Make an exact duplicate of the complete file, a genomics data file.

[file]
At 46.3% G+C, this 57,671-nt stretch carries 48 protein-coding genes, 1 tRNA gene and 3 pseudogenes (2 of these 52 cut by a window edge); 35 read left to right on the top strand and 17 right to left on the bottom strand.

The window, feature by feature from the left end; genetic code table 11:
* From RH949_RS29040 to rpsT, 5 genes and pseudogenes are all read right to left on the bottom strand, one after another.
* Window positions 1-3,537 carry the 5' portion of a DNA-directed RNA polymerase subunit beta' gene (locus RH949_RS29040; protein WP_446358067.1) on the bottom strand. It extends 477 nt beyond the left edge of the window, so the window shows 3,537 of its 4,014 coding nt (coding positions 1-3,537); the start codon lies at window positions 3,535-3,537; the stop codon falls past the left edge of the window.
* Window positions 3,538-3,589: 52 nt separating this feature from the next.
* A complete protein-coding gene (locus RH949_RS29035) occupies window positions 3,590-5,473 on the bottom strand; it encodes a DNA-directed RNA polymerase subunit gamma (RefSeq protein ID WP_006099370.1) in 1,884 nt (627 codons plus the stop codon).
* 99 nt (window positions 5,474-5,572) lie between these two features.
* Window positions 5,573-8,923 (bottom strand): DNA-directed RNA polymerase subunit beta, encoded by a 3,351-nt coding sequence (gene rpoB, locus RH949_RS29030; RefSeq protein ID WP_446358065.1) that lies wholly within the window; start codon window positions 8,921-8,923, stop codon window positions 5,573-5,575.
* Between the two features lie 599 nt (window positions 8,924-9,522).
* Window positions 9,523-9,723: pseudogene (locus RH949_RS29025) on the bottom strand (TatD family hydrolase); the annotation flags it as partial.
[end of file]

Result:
At 46.3% G+C, this 57,671-nt stretch carries 48 protein-coding genes, 1 tRNA gene and 3 pseudogenes (2 of these 52 cut by a window edge); 35 read left to right on the top strand and 17 right to left on the bottom strand.

The window, feature by feature from the left end; genetic code table 11:
* From RH949_RS29040 to rpsT, 5 genes and pseudogenes are all read right to left on the bottom strand, one after another.
* Window positions 1-3,537 carry the 5' portion of a DNA-directed RNA polymerase subunit beta' gene (locus RH949_RS29040; protein WP_446358067.1) on the bottom strand. It extends 477 nt beyond the left edge of the window, so the window shows 3,537 of its 4,014 coding nt (coding positions 1-3,537); the start codon lies at window positions 3,535-3,537; the stop codon falls past the left edge of the window.
* Window positions 3,538-3,589: 52 nt separating this feature from the next.
* A complete protein-coding gene (locus RH949_RS29035) occupies window positions 3,590-5,473 on the bottom strand; it encodes a DNA-directed RNA polymerase subunit gamma (RefSeq protein ID WP_006099370.1) in 1,884 nt (627 codons plus the stop codon).
* 99 nt (window positions 5,474-5,572) lie between these two features.
* Window positions 5,573-8,923 (bottom strand): DNA-directed RNA polymerase subunit beta, encoded by a 3,351-nt coding sequence (gene rpoB, locus RH949_RS29030; RefSeq protein ID WP_446358065.1) that lies wholly within the window; start codon window positions 8,921-8,923, stop codon window positions 5,573-5,575.
* Between the two features lie 599 nt (window positions 8,924-9,522).
* Window positions 9,523-9,723: pseudogene (locus RH949_RS29025) on the bottom strand (TatD family hydrolase); the annotation flags it as partial.